Let’s talk about death

Just Regional
Apr 17, 2024 3 mins read

A new cuppa-and-chat session at a seaside theatre is set to tackle a taboo subject that everyone faces but usually avoids speaking about: death.

Sheringham Little Theatre is the latest in a growing number of venues holding a Death Café, in the hope of breaking down fears and helping people deal with the only certainty in life other than taxes.

It is a chance for relaxed, open, non-judgmental chat about death and dying – and the importance of making the most of our finite lives.

Organiser Teresa Verney said: “Let’s break the taboo surrounding conversations about death and dying, and make it a life-affirming experience.

“We can share our thoughts. We can talk about the practicalities of making plans for our own or our loved-one’s death and a myriad of other things that come to mind as soon as we begin.”

Teresa is well known as a local community singing teacher, with a weekly Sing for Joy group at East Runton, but has had a full life with varied careers ranging from being a spinner and weaver, a social worker and a psychotherapist, to being a professional classical oboe player and a teacher.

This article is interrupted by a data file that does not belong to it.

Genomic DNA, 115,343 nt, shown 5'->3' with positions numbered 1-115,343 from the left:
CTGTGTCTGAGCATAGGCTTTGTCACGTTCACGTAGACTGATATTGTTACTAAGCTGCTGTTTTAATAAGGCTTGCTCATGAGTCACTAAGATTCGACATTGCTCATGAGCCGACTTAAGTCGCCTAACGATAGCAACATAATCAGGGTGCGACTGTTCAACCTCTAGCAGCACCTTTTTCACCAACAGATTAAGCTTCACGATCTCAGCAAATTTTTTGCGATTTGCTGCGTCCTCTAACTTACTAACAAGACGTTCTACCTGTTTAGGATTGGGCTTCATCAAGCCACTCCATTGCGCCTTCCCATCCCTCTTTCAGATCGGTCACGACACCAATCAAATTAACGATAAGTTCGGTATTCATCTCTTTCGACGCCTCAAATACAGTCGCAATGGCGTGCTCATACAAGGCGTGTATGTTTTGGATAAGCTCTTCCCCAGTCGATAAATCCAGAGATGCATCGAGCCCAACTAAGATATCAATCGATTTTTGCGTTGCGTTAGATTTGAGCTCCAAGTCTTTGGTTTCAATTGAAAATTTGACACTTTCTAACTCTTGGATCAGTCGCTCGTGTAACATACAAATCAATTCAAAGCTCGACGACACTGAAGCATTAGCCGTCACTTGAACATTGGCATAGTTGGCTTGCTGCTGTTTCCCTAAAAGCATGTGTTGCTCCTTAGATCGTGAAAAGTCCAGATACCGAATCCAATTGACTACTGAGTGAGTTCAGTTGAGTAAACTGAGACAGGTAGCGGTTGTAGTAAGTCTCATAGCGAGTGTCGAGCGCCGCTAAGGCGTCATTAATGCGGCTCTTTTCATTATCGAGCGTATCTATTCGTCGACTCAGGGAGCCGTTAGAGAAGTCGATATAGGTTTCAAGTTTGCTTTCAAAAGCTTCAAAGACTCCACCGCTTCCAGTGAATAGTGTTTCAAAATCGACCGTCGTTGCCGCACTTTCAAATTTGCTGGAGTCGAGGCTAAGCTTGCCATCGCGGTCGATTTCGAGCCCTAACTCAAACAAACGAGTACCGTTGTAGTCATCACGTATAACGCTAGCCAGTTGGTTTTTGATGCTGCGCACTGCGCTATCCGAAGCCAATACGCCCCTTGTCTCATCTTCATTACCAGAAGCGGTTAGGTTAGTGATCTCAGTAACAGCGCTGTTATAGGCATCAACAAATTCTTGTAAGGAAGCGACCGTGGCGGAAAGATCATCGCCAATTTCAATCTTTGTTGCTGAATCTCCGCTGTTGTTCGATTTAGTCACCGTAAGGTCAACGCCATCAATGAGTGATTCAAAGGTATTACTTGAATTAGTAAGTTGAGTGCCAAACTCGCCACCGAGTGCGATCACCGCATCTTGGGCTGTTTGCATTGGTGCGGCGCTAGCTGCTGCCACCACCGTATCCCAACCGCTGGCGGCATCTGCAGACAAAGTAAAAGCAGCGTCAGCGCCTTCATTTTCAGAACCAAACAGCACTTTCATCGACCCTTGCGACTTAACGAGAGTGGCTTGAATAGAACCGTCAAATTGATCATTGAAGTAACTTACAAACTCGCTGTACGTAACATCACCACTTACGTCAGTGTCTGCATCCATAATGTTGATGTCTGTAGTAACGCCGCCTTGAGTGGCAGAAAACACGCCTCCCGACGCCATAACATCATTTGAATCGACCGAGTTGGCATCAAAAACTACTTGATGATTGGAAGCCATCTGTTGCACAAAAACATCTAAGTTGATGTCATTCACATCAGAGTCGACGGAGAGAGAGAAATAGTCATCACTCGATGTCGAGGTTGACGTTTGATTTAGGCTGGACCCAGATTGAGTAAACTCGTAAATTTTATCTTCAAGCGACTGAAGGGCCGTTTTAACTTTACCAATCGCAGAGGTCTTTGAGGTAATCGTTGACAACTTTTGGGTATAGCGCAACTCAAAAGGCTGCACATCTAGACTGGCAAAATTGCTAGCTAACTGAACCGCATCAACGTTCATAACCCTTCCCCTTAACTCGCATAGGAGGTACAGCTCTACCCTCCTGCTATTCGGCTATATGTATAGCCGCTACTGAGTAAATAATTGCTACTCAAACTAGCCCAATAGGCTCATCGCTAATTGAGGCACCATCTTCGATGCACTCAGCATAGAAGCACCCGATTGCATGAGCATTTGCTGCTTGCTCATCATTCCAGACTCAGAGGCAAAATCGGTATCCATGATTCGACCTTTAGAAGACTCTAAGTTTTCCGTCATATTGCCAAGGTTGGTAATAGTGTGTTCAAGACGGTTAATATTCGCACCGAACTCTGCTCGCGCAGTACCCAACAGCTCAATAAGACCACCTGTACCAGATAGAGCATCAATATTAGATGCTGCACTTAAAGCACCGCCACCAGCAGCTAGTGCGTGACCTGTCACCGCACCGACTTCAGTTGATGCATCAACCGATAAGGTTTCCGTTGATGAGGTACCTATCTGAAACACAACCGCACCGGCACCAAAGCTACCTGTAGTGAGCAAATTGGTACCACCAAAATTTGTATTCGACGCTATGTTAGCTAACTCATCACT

“I’ve always had an interest in life and death, and for many years have loosely followed a Buddhist way, which regards death as not an end but part of the life process,” said Teresa, who stressed that the café was not a place for grief counselling but more a place to chat about the inevitable over a cuppa and a piece of cake.

“When my mother died three years ago she went peacefully, regarding death as her ‘next great adventure’.”

Teresa Verney

Teresa discovered the Death Café movement about 10 years ago.

There are now more than 17,000 cafés in 89 countries and it has been something she has been wanting to bring to her home town for a while but has only recently found time to organise it.

“Having conversations about death is a really healthy thing to do,” she said.

Teresa will lead the session, before encouraging people to break into smaller groups to talk.

“Come with an open mind, and a light heart. I promise that it won’t be doom and gloom,” she added.

An initial session is being run on Wednesday, May 1, from 2pm until 3pm in the theatre’s Hub coffee bar.

Teresa hopes that future meetings will happen every two or three months.


t For more information about the Sheringham group, contact Teresa at

To learn more about the Death Café movement, visit

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